Ammonia regulation of phosphate-activated glutaminase displays regional variation and impairment in the brain of aged rats

David R. Wallace, Ralph Dawson

Research output: Contribution to journalArticle

14 Scopus citations


The regulation of PAG by ammonia in whole brain (Sprague-Dawley) and regional (Fischer-344) synaptosomal preparations from adult and aged animals was assessed. Whole brain synaptosomal preparations from both age groups displayed a significant decrease in PAG activity with increasing ammonium chloride concentrations, however, the aged rats exhibited a significant attenuation in ammonia-induced PAG inhibition. PAG activity measured in synaptosomes prepared from the striatum (STR), temporal cortex (TCX) and hippocampus (HIPP) was also inhibited by ammonium chloride. The STR showed the greatest degree of ammonia-induced PAG inhibition (55%) followed by the HIPP (30-35%) and the TCX (25-30%). This reduction in PAG activity was significantly attenuated in STR from aged rats at ammonium chloride concentrations greater than 50 μM and in the TCX, PAG activity was significantly attenuated in the aged rats at ammonia concentrations of 0.5 and 1.0 mM. Ammonia regulation of PAG activity in the HIPP appeared to be unaffected by age. Ammonium chloride concentrations up to 5 mM had no effect on GLU release from cortical slices, although GLN efflux was significantly enhanced. These findings suggest that isozymes of PAG may exist in different brain regions based on their differential sensitivity to ammonia. The attenuation of ammonia-induced PAG inhibition seen in aged rats may have deleterious effects in the aged brain.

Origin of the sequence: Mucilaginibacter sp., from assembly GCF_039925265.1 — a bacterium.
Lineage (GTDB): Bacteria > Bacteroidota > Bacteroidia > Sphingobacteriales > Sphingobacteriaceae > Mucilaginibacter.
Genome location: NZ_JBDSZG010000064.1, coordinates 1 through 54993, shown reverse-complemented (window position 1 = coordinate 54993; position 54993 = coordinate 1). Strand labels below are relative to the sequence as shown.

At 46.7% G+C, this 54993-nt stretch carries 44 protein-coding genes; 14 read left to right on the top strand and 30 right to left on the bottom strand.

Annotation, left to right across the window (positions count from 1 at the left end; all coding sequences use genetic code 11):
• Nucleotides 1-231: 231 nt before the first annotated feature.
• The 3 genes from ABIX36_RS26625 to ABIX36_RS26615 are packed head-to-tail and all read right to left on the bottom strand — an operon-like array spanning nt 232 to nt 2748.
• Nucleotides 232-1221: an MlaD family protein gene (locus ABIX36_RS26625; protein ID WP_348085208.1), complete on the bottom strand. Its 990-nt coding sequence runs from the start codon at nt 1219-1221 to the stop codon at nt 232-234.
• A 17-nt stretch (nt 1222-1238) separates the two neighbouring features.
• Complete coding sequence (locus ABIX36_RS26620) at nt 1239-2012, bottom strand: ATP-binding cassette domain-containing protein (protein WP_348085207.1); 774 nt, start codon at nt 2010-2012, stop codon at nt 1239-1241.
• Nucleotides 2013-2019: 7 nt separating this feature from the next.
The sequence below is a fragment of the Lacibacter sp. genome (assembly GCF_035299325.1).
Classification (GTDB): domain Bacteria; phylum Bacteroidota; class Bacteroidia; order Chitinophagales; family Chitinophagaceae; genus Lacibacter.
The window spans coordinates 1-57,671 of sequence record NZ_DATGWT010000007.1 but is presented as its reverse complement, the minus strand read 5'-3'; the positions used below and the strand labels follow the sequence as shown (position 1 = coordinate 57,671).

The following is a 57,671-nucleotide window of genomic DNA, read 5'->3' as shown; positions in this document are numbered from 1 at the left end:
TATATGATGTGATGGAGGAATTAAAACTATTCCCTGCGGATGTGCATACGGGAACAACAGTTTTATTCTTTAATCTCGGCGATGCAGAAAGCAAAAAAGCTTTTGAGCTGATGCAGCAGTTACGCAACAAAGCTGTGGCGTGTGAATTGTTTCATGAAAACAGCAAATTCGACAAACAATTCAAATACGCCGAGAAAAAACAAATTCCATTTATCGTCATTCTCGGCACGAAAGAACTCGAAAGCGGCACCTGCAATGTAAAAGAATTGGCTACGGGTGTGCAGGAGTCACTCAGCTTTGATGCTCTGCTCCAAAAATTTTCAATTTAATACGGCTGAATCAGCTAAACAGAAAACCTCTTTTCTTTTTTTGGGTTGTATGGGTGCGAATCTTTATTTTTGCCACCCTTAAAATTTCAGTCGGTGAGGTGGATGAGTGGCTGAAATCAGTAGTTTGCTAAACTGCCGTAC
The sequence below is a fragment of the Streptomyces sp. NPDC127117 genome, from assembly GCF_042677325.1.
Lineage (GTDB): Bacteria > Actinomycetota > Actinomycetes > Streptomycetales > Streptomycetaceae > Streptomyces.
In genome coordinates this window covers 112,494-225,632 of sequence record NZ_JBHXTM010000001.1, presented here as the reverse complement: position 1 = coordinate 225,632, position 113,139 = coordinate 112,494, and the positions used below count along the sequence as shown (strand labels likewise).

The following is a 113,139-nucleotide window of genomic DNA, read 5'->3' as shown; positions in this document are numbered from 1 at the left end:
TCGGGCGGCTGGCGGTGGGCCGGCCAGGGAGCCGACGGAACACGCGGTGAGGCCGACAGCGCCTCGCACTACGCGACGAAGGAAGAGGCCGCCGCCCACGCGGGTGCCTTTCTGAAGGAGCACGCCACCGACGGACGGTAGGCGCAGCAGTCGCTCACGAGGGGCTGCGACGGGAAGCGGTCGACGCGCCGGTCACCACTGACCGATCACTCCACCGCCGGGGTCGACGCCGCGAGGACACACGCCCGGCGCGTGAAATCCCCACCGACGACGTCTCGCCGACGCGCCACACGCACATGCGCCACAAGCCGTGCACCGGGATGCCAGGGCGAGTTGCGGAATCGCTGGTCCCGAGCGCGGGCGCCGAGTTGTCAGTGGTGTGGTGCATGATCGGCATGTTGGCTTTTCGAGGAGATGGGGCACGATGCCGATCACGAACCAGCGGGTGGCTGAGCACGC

Original languageEnglish
Pages (from-to)1113-1122
Number of pages10
JournalNeurochemical Research
Issue number11
StatePublished - 1 Nov 1992



  • Fischer-344 rat
  • Phosphate-activated glutaminase
  • aging
  • ammonia
  • glutamate
  • glutamine

Cite this